Sylvia Marcos speaking at the seminar, with the Zapatista women, Selena and Sub Galeano. Photo courtesy of Jorge.

by Sylvia Marcos

San Cristobal de las Casas, Chiapas. 10 August 2015.

We are in the Seedbed Seminar convoked by the EZLN few weeks ago. A young Zapatista woman, aged 17, explains how she understands autonomy, freedom and struggle. Her name is Selena. She speaks standing next to Subcomandante Galeano, with a smile that can be discerned through her balaclava and which shows the brightness of her mischievous eyes. We know that she is content and happy, and without a hint of shyness or shame at being in front of an entire auditorium full of intellectuals, university professors, her compañer@s in struggle, we feminists, and next to the Sub.

Selena is, with Eloisa, Lizbeth and other women, one of those young Zapatistas who were born and grew up in autonomous education. She is now sitting at the end of a long row of Zapatista women, her elders, Comandantas Miriam, Rosalinda, Dalia … and another young woman, Lisbeth.

Selena talks to us about her experience as a Zapatista teenager. Woman and girl. What do girls in that age group talk about these days? What are their concerns? Their hopes, their proposals? What do they expect in the immediate future?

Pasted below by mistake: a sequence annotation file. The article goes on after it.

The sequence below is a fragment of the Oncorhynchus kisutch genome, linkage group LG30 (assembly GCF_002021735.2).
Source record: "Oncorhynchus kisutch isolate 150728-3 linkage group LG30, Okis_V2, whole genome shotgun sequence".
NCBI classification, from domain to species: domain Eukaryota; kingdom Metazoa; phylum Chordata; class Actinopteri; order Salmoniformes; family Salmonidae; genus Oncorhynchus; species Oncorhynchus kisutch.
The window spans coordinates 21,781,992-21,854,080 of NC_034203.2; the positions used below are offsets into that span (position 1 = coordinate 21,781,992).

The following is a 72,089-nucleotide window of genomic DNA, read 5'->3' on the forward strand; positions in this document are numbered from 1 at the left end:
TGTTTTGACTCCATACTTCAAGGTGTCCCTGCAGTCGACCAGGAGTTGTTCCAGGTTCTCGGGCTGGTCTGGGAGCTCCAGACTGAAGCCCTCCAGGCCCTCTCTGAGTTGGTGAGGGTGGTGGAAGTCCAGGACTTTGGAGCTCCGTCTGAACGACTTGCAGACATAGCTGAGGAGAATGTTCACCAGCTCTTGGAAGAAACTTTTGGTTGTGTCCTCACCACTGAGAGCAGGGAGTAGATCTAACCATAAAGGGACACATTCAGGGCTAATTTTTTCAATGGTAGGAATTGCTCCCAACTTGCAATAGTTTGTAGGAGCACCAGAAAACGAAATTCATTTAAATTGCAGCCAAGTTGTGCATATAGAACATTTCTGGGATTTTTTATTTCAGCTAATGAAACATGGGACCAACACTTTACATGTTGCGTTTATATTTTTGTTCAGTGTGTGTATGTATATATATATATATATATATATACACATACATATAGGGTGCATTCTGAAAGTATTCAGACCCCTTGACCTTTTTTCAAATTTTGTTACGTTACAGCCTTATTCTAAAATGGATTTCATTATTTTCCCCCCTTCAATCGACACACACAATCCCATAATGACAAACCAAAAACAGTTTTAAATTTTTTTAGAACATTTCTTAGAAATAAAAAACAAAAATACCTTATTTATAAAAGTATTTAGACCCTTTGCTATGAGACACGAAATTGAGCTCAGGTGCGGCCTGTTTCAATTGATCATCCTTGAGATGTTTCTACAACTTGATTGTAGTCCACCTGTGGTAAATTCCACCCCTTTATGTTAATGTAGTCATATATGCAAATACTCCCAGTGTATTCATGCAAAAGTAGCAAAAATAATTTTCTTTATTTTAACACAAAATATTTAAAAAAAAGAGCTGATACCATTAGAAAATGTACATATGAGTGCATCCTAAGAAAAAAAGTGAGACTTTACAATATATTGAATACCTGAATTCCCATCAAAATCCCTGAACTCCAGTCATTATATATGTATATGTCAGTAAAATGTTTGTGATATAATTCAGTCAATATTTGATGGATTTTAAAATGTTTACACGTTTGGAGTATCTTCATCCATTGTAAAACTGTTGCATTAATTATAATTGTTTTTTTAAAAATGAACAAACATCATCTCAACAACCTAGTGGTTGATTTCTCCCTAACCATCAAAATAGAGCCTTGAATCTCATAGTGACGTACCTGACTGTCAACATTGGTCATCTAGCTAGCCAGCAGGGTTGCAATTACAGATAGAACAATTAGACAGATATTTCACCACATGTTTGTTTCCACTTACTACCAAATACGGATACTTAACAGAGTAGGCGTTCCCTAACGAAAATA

Recently, I heard something through the mouth of Malala, the Pakistani girl, Nobel Peace Prize winner, also 17, bombed by the Taliban and rescued from death. While she was recovering in England from the attack on her face and body, she spoke with uneasiness about her meetings with young people her age in that country. Stating that their only concerns were of the type: “Which sandals shall I wear today?”, “What colour lipstick suits me best?”

It seems that this banality is the common denominator of the young people of this age. For example, if we go on the Internet, we find portraits of girls from Mayan communities who look all decked out in “dressmaker” clothing, modernized skirts and blouses based on their traditional blouses (huipiles) and petticoats, as Selena ironically observed during the seedbed. Will these be the ambitions of girls aged 17-18, today?

Selena, like all the compañeras, carries a piece of paper with notes written with a ballpoint pen, of the kind that runs in the wash and stains. She squeezes the papers while looking at them sideways, to remember what she has prepared to say tonight.



That took place during the great session specifically devoted to women at the seminar-seedbed convened by the EZLN, and held in CIDECI last May. In this session those of us who were speaking included a Kurdish woman, a Latina immigrant in the United States, the Italian historian Silvia Federici, whose speech was read in her absence; as well as six Zapatistas, there were also we three feminists: Mariana Favela, Margara Millán and Sylvia Marcos. This whole world in a session that lasted 5 hours. As for Selena, she had to talk near the end, just before Sub Galeano.